Aside from the number of flyers, base, and assistants, one should also consider how the flyers were mounted for both partner or group stunts and pyramids. Were they tossed from the ground? Or did another flyer help her partner crawl to the top? How many counts did it take for the team to complete the pyramid?
A toss mount is in itself already difficult but it can be even more complex with a full-up, where a flyer rotates 360-degrees sideways, or a rewind, where a flyer back-flips. UP and the FEU Cheering Squad have done those feats in its pyramid and stunts in the last two years. It will be more exciting if we see them or other teams do a double full-up (two-cycle rotation) or unassisted rewinds on Saturday.
All things being equal — meaning there are the same number of flyers and base — you’ll look at the pyramid or partner stunts’ stability and the flyers’ final pose: a wobbly or unsustained formation would earn deduction, while flyers who form a scorpion, bow and arrow, or even a handstand get more points than those who are “merely” up there.
The height isn’t much of a factor as most schools do a 2.5-high pyramid anyway — anything higher is considered illegal for safety reasons.
Once the partner stunt /pyramid is formed, check out the flyer’s dismount. At this point, some flyers would still show off their skills — for good reasons — performing a full-, double-, up to a triple-down for extra impact.
Unclean landings, wherein body parts hit the floor (other than what the stunt called for), would however, earn deductions. The job of the assistants and spotters would also be crucial at this point—they need to make sure the flyers are caught safely.
Other technical factors
Jumps, tumbling skills, and tosses were allotted five points each in last year’s criteria. They may look minor, but when accrued, it can give a huge boost to a squad, as in DLSU’s case, which featured a variety of well-executed full-twist tosses and tumbling passes, and which helped them clinch second place last year.
For tosses, you’ll look at the height. The NU Cheer Squadron showed many variations of tosses in last year’s competition but the flyers didn’t end up long enough in the air for them to execute their stunts gracefully — that’s something for the Bulldogs to improve on as they are in their strongest shape yet to barge into the Top 3.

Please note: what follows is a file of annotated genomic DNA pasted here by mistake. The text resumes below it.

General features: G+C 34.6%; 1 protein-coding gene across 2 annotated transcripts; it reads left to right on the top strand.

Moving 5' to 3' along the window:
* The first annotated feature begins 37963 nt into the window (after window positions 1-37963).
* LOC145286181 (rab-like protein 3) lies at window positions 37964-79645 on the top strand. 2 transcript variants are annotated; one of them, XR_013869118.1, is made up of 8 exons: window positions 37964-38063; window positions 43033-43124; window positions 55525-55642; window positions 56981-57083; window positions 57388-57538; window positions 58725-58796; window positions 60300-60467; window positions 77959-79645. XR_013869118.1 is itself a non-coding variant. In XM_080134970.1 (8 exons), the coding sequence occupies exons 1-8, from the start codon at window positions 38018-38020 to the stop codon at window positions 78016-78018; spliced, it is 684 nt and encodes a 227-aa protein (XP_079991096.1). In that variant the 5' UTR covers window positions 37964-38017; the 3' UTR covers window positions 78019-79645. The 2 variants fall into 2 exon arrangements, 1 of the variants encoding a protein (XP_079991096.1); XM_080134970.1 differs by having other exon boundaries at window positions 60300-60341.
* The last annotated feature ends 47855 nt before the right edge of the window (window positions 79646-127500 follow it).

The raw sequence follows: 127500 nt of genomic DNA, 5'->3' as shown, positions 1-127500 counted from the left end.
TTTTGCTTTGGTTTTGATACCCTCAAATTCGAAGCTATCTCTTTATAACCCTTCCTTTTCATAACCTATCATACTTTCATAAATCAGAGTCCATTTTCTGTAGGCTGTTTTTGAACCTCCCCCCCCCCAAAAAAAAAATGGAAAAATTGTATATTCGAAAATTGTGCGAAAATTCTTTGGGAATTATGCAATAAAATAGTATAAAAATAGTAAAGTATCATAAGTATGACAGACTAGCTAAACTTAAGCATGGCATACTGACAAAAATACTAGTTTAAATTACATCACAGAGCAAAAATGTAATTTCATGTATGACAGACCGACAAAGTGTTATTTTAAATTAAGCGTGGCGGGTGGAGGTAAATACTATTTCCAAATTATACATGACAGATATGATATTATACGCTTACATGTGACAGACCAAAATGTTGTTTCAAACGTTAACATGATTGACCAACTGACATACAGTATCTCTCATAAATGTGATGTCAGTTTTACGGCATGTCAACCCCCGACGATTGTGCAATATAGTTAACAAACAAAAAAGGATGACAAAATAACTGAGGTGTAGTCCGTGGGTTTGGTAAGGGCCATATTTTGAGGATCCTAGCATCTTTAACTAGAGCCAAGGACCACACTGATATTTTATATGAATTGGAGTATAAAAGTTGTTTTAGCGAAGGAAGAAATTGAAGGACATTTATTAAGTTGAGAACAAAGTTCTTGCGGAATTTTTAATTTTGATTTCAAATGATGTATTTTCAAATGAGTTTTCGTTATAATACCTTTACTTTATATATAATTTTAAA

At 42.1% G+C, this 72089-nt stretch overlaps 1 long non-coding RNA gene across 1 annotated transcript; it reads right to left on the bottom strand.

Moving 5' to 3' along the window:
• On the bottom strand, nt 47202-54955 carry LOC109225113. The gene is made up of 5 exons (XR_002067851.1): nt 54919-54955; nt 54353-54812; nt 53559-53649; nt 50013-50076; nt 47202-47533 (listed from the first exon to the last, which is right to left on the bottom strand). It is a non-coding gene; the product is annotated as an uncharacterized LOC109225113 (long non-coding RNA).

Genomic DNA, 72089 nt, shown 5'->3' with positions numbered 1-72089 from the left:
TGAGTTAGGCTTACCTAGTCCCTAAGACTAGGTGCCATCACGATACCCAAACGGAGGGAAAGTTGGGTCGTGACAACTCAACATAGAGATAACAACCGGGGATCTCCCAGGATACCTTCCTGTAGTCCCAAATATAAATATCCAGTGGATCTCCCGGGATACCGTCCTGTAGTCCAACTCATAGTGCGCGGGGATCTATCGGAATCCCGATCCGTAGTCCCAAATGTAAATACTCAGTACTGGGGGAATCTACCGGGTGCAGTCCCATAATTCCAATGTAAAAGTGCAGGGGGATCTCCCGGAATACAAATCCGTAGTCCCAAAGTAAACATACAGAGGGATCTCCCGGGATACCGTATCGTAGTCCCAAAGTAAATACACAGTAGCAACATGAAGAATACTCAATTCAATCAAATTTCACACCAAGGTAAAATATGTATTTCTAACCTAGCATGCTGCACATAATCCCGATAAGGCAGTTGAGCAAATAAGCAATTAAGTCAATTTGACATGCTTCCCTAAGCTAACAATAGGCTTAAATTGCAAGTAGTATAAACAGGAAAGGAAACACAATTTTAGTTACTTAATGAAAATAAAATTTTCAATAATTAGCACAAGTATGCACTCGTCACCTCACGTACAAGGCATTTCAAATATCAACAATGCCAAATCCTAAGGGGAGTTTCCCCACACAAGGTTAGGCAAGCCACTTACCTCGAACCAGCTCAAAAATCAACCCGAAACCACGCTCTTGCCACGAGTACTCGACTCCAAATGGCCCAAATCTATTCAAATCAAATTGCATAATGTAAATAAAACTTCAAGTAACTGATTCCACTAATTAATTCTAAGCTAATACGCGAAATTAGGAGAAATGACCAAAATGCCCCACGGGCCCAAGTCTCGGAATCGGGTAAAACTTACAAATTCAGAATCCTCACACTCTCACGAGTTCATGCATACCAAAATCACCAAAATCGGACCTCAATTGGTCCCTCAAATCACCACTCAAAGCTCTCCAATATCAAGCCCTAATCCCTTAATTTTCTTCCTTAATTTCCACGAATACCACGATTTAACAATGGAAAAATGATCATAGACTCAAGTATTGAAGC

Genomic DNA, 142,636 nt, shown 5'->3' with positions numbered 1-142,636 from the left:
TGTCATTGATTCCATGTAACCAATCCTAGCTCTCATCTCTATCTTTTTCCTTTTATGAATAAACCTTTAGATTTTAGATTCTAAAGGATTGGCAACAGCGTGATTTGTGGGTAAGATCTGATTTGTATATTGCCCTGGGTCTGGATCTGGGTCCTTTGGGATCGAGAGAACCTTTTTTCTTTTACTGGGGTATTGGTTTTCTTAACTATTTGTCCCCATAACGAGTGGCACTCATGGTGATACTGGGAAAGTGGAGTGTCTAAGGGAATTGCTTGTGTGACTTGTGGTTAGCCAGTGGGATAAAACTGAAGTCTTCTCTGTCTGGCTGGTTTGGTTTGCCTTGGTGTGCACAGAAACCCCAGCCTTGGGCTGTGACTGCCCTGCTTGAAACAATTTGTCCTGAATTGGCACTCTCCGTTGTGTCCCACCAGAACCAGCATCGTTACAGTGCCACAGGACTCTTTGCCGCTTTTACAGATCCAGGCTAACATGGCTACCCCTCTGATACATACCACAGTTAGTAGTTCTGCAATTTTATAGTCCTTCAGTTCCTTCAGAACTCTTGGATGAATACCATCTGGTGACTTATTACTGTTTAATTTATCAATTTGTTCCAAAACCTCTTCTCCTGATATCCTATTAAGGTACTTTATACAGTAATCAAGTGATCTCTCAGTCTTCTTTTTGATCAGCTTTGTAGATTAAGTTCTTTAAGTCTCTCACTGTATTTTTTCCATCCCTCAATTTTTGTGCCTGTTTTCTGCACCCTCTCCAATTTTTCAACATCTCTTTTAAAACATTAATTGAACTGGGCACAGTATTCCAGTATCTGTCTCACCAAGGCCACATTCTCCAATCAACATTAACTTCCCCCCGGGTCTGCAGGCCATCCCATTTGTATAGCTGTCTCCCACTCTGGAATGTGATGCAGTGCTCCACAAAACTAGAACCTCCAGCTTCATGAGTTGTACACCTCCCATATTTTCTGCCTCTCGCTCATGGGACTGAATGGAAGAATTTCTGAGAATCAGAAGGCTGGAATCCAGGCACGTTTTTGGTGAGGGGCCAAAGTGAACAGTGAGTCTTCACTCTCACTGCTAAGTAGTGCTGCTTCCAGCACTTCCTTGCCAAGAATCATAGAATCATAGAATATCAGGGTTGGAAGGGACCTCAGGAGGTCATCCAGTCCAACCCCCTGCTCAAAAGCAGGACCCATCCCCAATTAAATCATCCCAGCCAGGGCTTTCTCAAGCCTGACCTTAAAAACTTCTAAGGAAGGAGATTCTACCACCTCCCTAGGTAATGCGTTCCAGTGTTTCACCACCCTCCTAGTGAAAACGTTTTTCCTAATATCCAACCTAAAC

Tumbling seems to be the bane of most squads’ routines — it’s not unusual to see cheerleaders make the sign of the cross immediately before executing their passes, hoping to at least land safely afterward. Common errors include losing balance after the flip and using their hand or bum to prop them back up.
Most dancers also land way off the mark, particularly in a standing back tuck, wherein a cheerleader is supposed to flip backwards (with knees “tucked” toward their abdomen) in place and without the use of his/her hands. FEU has been the most impressive UAAP team in this regard — the Tamaraws have fielded as much as five full twisters last year. Almost of all of them could also do a running and standing back tuck.
Overall, technical judges would also check how much percentage of a squad is performing these skills (and in how many variations) to determine the difficulty level of a team’s routine.
A school’s theme, while not categorically included in the criteria, does help set the artistic direction of the routine, including its choreography, cohesiveness, and visual impact. Fast-paced music, pleasing sound effects, and positive facial expression should highlight what should be an energetic performance from start to end.